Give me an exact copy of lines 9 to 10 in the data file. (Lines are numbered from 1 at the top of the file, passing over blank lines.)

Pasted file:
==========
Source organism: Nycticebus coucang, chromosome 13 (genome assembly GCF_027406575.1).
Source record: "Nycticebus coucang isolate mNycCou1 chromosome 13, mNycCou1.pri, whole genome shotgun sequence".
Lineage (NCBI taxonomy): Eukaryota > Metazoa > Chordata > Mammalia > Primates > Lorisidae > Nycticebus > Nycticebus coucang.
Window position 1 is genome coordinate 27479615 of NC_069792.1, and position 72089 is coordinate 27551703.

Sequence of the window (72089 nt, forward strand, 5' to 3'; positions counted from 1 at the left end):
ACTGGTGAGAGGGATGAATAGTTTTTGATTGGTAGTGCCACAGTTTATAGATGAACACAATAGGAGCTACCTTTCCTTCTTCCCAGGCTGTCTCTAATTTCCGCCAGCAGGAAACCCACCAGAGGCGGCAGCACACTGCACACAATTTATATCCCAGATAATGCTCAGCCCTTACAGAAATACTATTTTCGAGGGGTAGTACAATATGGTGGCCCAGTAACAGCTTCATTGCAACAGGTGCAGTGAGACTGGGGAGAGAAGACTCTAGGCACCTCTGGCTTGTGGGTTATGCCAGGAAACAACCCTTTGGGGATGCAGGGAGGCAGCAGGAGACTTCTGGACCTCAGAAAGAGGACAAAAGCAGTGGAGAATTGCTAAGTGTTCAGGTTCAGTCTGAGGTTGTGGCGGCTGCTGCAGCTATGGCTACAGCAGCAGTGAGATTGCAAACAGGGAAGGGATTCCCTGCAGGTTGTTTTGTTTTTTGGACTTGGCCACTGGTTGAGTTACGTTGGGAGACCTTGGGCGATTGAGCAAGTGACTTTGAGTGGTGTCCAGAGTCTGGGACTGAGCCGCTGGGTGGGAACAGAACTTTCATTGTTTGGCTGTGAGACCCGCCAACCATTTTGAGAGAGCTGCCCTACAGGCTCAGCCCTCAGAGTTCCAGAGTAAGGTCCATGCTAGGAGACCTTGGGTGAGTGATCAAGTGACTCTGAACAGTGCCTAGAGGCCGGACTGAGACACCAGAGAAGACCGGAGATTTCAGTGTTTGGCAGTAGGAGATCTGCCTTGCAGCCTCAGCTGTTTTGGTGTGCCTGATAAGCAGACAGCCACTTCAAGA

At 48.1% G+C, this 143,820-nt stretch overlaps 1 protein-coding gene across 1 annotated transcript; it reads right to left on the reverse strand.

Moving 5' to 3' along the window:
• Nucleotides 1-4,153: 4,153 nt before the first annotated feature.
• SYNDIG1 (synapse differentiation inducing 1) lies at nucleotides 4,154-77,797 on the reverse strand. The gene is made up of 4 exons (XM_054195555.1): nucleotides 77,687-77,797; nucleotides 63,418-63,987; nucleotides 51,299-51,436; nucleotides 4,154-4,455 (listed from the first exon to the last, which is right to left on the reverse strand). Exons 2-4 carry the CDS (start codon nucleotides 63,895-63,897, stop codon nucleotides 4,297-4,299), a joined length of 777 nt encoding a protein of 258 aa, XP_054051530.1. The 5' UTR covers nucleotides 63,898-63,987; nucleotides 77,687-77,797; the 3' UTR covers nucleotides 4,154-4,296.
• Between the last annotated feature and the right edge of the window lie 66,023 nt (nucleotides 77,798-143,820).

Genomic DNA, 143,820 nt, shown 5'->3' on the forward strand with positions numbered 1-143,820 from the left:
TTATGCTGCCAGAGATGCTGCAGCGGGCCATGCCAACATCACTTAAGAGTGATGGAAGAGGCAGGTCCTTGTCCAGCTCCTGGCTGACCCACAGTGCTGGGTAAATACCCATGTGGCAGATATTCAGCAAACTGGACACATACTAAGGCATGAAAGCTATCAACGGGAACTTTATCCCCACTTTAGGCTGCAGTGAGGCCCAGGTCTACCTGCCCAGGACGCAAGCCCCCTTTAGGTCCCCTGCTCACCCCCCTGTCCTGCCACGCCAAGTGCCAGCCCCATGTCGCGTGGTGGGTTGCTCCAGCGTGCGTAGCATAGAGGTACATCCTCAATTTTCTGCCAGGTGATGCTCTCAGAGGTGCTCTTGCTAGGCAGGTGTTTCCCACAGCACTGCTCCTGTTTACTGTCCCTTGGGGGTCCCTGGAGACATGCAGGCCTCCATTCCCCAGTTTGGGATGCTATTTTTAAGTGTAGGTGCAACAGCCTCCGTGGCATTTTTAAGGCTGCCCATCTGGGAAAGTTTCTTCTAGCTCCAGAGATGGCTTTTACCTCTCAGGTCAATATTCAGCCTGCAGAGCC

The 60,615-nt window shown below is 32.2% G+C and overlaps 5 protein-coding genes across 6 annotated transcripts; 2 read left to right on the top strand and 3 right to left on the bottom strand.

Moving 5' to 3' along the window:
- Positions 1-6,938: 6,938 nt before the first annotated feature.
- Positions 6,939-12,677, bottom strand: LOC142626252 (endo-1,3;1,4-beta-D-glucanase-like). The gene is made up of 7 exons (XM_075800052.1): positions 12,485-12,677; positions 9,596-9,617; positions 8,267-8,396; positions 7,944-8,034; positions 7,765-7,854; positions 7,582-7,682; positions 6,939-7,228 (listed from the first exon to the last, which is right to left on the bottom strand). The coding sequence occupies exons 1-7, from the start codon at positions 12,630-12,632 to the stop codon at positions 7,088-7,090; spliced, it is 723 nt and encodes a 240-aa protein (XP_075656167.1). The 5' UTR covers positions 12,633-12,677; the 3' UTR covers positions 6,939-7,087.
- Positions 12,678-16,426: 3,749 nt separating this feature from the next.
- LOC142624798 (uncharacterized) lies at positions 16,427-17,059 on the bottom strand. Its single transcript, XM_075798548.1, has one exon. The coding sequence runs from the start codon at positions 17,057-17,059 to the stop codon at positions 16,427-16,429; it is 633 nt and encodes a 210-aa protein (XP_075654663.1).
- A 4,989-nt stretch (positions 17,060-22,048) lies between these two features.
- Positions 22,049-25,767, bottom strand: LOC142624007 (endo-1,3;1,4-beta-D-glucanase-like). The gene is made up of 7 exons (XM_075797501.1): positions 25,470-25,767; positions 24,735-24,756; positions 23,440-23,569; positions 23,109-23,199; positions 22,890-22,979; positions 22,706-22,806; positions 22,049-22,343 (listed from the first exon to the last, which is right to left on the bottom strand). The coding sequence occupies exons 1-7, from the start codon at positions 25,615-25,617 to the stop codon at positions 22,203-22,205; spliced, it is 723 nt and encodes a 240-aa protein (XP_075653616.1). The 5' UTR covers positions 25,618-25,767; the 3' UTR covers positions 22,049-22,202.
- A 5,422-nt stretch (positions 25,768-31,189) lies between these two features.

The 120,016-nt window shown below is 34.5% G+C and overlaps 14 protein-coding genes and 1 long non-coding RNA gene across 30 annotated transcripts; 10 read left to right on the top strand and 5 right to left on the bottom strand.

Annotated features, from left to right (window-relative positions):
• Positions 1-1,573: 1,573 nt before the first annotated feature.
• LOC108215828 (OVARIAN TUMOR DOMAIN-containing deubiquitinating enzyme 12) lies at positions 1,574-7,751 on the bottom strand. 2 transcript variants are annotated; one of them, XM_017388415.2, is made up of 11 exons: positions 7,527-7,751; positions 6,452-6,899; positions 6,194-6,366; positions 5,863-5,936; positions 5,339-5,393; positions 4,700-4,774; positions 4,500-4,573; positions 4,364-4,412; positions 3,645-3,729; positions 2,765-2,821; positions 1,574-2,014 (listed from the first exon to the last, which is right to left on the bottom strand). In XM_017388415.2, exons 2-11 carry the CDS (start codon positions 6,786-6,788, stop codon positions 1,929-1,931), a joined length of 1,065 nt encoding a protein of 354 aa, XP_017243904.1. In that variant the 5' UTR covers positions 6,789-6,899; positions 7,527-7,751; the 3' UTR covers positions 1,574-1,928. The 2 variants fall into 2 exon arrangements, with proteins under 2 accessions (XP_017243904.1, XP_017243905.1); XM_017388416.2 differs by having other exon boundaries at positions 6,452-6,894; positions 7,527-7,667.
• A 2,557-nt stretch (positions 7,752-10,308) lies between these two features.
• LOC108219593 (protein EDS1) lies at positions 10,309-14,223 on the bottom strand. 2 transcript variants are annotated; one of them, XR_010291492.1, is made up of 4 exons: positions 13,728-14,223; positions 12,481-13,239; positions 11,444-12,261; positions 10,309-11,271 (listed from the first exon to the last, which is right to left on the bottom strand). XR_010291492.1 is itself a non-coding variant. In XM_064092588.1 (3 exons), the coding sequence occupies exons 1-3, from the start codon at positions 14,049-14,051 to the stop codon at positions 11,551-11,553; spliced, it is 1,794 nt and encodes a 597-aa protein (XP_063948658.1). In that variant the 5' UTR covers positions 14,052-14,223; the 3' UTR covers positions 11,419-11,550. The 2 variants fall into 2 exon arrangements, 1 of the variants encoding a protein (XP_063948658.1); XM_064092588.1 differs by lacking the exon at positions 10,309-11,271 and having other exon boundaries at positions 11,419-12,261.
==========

• Nucleotides 1-4,153: 4,153 nt before the first annotated feature.
• SYNDIG1 (synapse differentiation inducing 1) lies at nucleotides 4,154-77,797 on the reverse strand. The gene is made up of 4 exons (XM_054195555.1): nucleotides 77,687-77,797; nucleotides 63,418-63,987; nucleotides 51,299-51,436; nucleotides 4,154-4,455 (listed from the first exon to the last, which is right to left on the reverse strand). Exons 2-4 carry the CDS (start codon nucleotides 63,895-63,897, stop codon nucleotides 4,297-4,299), a joined length of 777 nt encoding a protein of 258 aa, XP_054051530.1. The 5' UTR covers nucleotides 63,898-63,987; nucleotides 77,687-77,797; the 3' UTR covers nucleotides 4,154-4,296.